Boss working remotely

Securing your devices while working from home

Did you know that 45 percent of US employees have shared their work passwords with family members? And that 1 in 10 workers has experienced a cyber attack since working remotely? These statistics are clear evidence of a wider problem: there’s not enough emphasis on remote working security. And this matters because it’s your company’s sensitive data that’s on the line. 

The good news? It’s absolutely possible to secure your company’s remote working landscape. Here’s how.   

Remote working challenges 

Before you write a remote security policy, you need to understand what you’re trying to achieve. This means appreciating the security challenges you’ll face when working remotely. The key challenges include:

  • Using unsecured networks to access company data
  • Downloading company data onto personal devices
  • Leaving computers unattended with sensitive information visible
  • Allowing other people to use devices with private work data on it

So, what can you do? Two things. 

  • Train your staff.
  • Draft a remote working security policy. 

Helping staff who work remotely

If you allow remote working, it’s your responsibility to help your team work safely. Working remotely means:

  • Teaching staff how to spot security scams like phishing emails and ransomware 
  • Encouraging team members to ask questions and contact you with security concerns 
  • Fostering a “cyber safe” environment 
  • Enforcing good data practices and producing clear guidelines for everyone to follow

Don’t worry if you’re unsure how to train your employees. Simply contact a managed services provider who will give you all the information you need on cybersecurity for your company.

Your remote working security policy 

Yes, staff education is vital. But if you’re working remotely, the most important thing you need to produce is a remote working policy. Here’s a breakdown of what to include. 

Steps for securing devices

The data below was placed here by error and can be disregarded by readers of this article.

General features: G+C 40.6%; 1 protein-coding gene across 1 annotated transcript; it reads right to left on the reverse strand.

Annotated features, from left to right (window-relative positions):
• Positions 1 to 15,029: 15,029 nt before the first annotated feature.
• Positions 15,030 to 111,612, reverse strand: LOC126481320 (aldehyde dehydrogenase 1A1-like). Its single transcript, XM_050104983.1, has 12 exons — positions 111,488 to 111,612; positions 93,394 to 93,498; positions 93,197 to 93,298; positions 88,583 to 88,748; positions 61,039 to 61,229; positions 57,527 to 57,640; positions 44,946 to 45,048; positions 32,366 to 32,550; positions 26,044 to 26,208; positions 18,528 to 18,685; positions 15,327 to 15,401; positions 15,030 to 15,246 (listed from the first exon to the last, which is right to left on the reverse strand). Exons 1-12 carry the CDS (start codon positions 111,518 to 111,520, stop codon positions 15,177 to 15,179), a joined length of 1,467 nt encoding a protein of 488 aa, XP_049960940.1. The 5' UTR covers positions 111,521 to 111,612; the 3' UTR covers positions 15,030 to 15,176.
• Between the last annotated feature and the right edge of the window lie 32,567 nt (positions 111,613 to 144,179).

Inform your colleagues how to protect their devices. Options include:

  • Only using private networks to access data
  • Using strong passcodes and changing them frequently 
  • Setting up a VPN 
  • Installing security software and keeping it updated

Approved equipment 

Be clear about what equipment your team can use to access company data. This may include personal devices, or it could be restricted to company-supplied equipment. 

Guidance on physical work environment

Set out guidance on what constitutes a safe working environment. This could mean a private room or at least a space away from the rest of the family. 

Data protection

Promote good data protection practices, which include:

  • Encryption
  • Multi-factor authentication
  • Password confidentiality


Set out clear procedures on how staff should backup data and where they can safely save it to. This could be a secure cloud. 

Staff should retain copies of all correspondence, including emails.

Remote system management

Where possible, ensure automatic system security updates are authorized.

Erasure and deletion

Set out acceptable ways for employees to dispose of sensitive data. This might include:

  • Physical shredders
  • Secure containers
  • Data wiping software


Ensure your staff knows who to contact if they have trouble working remotely. This could be a single point of contact or an IT department.


Remote working poses significant cybersecurity challenges for any business. But with the right security policy, you can protect business data and company devices from outsider threats. So, if you’re working remotely and need help setting up your own security policy, contact KME systems today.